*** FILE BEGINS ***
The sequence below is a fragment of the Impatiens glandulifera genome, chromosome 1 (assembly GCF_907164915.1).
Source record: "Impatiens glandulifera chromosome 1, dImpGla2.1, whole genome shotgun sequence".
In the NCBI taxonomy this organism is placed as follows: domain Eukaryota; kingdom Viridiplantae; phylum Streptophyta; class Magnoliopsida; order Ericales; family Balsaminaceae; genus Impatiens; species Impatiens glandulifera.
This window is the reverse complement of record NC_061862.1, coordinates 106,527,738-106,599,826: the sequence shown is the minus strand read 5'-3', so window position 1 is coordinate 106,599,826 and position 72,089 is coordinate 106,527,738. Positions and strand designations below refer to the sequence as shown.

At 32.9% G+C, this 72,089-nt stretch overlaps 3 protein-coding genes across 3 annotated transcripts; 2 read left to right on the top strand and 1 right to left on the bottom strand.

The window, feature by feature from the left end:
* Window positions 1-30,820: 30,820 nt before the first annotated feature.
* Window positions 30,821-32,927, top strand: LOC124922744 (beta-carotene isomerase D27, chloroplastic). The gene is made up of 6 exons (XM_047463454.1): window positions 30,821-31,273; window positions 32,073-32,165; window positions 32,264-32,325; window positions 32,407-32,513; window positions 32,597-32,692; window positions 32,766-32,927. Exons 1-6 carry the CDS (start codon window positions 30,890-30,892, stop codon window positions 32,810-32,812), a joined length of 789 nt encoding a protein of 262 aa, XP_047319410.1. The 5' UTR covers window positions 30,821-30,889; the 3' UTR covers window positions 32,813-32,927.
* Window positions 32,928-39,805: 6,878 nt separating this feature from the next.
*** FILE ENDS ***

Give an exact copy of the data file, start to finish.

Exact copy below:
The sequence below is a fragment of the Impatiens glandulifera genome, chromosome 1 (assembly GCF_907164915.1).
Source record: "Impatiens glandulifera chromosome 1, dImpGla2.1, whole genome shotgun sequence".
In the NCBI taxonomy this organism is placed as follows: domain Eukaryota; kingdom Viridiplantae; phylum Streptophyta; class Magnoliopsida; order Ericales; family Balsaminaceae; genus Impatiens; species Impatiens glandulifera.
This window is the reverse complement of record NC_061862.1, coordinates 106,527,738-106,599,826: the sequence shown is the minus strand read 5'-3', so window position 1 is coordinate 106,599,826 and position 72,089 is coordinate 106,527,738. Positions and strand designations below refer to the sequence as shown.

At 32.9% G+C, this 72,089-nt stretch overlaps 3 protein-coding genes across 3 annotated transcripts; 2 read left to right on the top strand and 1 right to left on the bottom strand.

The window, feature by feature from the left end:
* Window positions 1-30,820: 30,820 nt before the first annotated feature.
* Window positions 30,821-32,927, top strand: LOC124922744 (beta-carotene isomerase D27, chloroplastic). The gene is made up of 6 exons (XM_047463454.1): window positions 30,821-31,273; window positions 32,073-32,165; window positions 32,264-32,325; window positions 32,407-32,513; window positions 32,597-32,692; window positions 32,766-32,927. Exons 1-6 carry the CDS (start codon window positions 30,890-30,892, stop codon window positions 32,810-32,812), a joined length of 789 nt encoding a protein of 262 aa, XP_047319410.1. The 5' UTR covers window positions 30,821-30,889; the 3' UTR covers window positions 32,813-32,927.
* Window positions 32,928-39,805: 6,878 nt separating this feature from the next.